How To Do The SOS Signal With Various Items (Light, Morse Code)

Most people have heard of the universal code SOS, but do you know how to create an effective SOS signal? Understanding a little about SOS signals and their importance could easily save your life and the lives of others in distress. 

Whilst we all want to be self-sufficient and able to survive on our own, there will inevitably be extreme circumstances when even the most well-prepared survivalists need help. It’s understood that SOS originated in the early 20th century and was originally believed to be an acronym for Save our Ship. 

Nowadays it’s also seen to represent ‘Save our Souls’ however the most important (and useful thing) about the SOS distress call is that it’s easy to understand in Morse code, and it’s not easily confused with other signals. 

Using SOS signals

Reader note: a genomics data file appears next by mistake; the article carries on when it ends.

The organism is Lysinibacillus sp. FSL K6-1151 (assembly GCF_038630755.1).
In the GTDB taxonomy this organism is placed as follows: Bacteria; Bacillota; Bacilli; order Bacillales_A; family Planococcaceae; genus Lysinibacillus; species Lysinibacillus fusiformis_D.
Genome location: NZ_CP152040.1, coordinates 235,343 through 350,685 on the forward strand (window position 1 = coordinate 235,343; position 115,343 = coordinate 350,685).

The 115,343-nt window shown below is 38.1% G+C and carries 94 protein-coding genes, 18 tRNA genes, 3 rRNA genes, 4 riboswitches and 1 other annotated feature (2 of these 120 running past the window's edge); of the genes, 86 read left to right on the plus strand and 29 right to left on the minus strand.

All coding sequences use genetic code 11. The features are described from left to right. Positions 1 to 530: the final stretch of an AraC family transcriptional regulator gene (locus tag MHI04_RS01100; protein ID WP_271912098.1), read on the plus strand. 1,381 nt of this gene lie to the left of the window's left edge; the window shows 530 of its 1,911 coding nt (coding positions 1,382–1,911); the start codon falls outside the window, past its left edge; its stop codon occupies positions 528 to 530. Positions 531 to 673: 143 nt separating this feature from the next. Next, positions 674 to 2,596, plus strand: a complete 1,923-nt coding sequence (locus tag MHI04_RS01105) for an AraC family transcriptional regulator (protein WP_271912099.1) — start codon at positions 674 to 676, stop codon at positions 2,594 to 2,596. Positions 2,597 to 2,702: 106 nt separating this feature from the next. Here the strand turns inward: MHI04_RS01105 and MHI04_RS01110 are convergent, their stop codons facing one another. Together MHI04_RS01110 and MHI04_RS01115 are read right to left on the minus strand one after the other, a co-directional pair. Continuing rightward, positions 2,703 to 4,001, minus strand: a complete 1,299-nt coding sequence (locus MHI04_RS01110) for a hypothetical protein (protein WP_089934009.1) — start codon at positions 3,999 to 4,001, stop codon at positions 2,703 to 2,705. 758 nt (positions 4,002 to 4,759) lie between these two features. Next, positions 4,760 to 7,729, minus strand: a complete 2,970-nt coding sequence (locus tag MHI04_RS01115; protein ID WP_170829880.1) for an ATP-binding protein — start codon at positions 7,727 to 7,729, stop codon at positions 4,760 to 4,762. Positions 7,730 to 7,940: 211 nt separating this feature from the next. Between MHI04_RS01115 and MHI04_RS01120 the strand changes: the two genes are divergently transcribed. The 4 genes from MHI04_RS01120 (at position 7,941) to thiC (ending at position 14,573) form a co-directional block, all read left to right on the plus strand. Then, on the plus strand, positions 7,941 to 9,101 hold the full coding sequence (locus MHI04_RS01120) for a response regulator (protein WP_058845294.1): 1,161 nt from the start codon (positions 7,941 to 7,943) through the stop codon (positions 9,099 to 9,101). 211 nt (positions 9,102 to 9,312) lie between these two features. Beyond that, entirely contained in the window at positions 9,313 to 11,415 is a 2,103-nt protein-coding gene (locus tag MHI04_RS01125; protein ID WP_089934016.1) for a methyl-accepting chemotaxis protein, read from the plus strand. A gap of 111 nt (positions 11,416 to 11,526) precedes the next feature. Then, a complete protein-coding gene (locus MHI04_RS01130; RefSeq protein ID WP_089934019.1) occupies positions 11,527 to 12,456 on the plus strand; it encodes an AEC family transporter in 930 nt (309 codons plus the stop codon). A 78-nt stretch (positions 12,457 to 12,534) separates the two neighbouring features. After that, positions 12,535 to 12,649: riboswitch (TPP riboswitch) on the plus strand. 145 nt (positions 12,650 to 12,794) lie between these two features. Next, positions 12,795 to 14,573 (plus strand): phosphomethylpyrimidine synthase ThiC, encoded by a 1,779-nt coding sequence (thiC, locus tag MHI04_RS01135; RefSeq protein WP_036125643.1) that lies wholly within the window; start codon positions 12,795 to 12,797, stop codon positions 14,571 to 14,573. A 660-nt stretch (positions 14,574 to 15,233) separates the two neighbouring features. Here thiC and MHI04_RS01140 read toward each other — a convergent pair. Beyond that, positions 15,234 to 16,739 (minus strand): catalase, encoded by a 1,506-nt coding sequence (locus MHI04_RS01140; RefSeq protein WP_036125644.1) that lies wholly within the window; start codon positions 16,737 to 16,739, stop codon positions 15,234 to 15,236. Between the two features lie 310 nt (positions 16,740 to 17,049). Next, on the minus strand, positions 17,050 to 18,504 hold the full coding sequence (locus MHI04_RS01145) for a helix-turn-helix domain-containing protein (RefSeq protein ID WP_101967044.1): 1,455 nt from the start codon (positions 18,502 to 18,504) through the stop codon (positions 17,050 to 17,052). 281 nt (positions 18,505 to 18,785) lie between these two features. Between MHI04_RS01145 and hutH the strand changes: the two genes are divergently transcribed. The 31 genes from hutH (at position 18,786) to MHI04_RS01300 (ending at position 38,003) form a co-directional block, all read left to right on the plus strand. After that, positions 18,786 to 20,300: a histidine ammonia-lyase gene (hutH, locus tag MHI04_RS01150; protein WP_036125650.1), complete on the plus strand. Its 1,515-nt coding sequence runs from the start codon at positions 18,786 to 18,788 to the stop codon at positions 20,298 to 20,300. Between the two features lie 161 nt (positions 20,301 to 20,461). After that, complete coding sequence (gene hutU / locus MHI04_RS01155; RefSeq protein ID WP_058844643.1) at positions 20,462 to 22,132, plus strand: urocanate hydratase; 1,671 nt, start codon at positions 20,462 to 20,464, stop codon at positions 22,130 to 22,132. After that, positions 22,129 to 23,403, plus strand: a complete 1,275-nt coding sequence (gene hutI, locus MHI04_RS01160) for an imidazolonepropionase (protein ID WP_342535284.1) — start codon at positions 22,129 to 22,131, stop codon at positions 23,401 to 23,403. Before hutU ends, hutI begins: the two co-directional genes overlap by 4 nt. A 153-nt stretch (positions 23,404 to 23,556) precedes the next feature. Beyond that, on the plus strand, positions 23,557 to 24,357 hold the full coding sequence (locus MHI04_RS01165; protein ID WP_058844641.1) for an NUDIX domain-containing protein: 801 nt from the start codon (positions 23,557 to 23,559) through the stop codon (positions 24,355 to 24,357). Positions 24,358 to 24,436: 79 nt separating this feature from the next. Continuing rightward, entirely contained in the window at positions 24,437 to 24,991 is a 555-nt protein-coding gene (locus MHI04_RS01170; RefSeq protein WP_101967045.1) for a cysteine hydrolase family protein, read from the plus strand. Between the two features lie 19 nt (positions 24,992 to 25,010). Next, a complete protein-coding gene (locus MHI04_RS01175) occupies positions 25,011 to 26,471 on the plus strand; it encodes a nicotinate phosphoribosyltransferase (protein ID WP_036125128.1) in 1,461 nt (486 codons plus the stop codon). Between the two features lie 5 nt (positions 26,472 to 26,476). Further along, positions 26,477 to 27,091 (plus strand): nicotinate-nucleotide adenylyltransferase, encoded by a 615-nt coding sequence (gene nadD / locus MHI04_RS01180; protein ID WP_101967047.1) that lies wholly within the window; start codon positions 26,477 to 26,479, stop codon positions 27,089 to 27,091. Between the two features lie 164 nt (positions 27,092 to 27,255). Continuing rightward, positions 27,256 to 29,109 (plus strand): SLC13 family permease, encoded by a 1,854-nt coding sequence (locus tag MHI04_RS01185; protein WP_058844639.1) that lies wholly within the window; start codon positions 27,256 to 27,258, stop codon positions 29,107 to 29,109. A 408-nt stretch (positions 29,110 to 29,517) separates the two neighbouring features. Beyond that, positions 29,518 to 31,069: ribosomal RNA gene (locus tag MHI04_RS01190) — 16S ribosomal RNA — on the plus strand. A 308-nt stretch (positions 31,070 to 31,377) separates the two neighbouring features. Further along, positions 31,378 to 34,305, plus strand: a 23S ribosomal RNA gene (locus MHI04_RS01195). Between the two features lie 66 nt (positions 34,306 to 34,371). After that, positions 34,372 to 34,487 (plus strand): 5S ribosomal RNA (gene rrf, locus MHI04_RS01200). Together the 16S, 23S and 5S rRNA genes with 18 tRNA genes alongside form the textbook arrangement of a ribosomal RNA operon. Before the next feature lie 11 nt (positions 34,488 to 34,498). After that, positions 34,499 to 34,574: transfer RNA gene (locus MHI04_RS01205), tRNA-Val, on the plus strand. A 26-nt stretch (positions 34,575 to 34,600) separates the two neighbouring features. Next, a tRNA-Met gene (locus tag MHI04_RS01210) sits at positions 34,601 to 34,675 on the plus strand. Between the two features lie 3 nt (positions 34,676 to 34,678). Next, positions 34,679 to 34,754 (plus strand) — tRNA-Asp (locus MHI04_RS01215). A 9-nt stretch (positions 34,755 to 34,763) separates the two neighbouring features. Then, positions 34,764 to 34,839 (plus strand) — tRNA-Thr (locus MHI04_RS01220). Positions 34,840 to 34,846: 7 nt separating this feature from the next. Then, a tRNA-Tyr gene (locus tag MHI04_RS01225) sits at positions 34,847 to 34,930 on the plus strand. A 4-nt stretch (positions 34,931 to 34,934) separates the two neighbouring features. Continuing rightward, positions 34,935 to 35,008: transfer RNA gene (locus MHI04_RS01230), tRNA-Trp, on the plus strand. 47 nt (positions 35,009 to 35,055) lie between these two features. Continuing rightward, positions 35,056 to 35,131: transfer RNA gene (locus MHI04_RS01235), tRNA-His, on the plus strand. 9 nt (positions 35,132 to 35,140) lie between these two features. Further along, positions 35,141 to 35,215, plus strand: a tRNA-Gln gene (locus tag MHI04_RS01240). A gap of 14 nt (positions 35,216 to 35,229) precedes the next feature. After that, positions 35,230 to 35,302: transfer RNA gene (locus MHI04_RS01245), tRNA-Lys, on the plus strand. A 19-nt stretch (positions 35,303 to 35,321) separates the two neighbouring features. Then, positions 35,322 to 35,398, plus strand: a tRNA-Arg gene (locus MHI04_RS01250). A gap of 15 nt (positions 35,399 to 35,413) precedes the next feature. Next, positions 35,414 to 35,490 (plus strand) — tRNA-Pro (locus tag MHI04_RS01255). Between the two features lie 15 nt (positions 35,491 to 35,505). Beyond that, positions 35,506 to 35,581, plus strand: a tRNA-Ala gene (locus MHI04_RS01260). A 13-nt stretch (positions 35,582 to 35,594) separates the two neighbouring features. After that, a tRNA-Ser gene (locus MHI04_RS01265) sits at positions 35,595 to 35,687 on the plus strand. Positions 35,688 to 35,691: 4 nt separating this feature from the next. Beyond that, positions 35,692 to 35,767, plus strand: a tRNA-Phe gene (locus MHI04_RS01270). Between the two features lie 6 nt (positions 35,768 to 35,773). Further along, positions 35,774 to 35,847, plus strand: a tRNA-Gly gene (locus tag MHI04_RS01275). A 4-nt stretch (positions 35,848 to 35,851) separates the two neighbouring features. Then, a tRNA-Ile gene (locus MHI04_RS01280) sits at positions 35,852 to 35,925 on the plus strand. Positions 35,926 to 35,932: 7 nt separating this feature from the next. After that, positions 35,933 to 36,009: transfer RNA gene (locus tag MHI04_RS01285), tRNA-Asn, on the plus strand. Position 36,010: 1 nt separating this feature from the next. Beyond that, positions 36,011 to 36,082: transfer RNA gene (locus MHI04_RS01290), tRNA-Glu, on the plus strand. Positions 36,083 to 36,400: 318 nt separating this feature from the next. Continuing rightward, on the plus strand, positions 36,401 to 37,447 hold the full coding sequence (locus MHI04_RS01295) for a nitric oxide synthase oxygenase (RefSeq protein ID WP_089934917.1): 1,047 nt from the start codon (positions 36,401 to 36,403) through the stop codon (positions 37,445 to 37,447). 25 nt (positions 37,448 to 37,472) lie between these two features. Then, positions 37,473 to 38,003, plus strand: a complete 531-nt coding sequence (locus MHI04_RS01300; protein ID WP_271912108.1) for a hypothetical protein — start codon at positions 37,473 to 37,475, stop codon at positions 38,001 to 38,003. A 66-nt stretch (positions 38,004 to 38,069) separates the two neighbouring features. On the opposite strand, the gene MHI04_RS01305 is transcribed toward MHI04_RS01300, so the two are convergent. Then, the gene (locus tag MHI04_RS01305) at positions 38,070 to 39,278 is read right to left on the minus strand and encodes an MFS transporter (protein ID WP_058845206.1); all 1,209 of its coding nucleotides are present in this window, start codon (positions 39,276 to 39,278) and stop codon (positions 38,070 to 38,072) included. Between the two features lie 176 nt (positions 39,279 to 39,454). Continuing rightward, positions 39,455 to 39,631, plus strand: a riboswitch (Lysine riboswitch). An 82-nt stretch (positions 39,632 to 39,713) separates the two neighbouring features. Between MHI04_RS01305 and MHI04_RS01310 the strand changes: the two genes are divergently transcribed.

We’ve pulled together some of the most well-known and easy to perform SOS methods to help you learn how to do SOS. 

Carry on reading to find out how you could use your flashlight to save your life, and how to signal using a series of different blinking sequences. 

1. Signal Mirror

As long as you’ve got daylight, you’ll have a chance of implementing this signal. Many unprepared adventurers end up using a simple vanity mirror or other material that is able to reflect sunlight, but it’s also a good backup method if you’ve lost emergency equipment or become separated from a group carrying it.

By simply angling your mirror to refract light in the following pattern, you could alert overhead airplanes, approaching ships or surrounding vehicles, of your situation. 

  • three short sharp bursts of light to begin
  • three longer bursts of light in the middle
  • three short sharp bursts of light to end

Things You Will Need: